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ITA's Monthly Inspection Tips - Free Electronic Newsletter

August, 2007
Maintaining Customer Base
Issue #64

This month I would like to discuss methods to maintain and build on your existing customer base. Of course, performing an outstanding initial inspection and presenting your findings in an accurate, understandable and positive fashion are key items.

In my experience, finding new customers is more work and of course costs more than keeping existing ones. Here are some techniques I used to obtain revenue opportunities from inspection clients:

  1. While on the initial inspection, provide additional information. I always carried a plastic file bin in my inspection wagon. Inside were information flyers from authoritative sources regarding pool barrier safety, PB tubing and other commonly found important issues. These brochures not only saved me time writing but also were much appreciated by the clients. I provided the information instead of requesting my clients obtain further evaluation or do the research.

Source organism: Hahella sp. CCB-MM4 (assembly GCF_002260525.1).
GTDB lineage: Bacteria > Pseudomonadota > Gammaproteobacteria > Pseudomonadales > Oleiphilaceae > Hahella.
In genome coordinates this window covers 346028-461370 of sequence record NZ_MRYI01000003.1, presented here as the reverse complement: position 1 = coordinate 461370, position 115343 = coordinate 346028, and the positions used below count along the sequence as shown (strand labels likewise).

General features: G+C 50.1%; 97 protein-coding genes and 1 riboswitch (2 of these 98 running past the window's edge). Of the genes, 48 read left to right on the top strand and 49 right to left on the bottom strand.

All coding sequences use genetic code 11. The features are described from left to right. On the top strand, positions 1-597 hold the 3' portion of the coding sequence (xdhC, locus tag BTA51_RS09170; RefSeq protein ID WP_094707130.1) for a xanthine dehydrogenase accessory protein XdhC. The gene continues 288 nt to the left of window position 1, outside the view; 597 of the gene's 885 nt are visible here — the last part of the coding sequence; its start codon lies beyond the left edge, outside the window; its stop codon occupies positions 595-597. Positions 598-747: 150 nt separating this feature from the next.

2. Send an evaluation postcard a few months after the inspection. This kept my company name in front of the clients. Part of this postcard included our post-inspection services. These included maintenance inspections, one year warranty inspections if a new house, commercial inspection and construction consulting. We obtained many construction monitoring assignments from pre-purchase clients who later renovated or added onto the house. Additionally, many of our home inspection clients worked for companies that needed commercial inspections and we landed many of these as well.
  3. Be available for follow up phone calls after the inspection. I have had clients call years after the initial pre-purchase inspection. While there is typically no revenue for these calls, the goodwill keeps you in the clients mind for future paying work.
  4. Don’t trash other inspectors. If a potential client calls and we are discussing an item, and "why didn’t my inspector see that?" comes up my truthful answer is: "I don’t know the circumstances at the time of the inspection. The condition may have been concealed or possibly did not exist at the time."
I trust these tips will help, as they did for me in my business.

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We'll talk next month,

Mike Casey
Kaplan Professional Schools
Now You're Ready For Business!™



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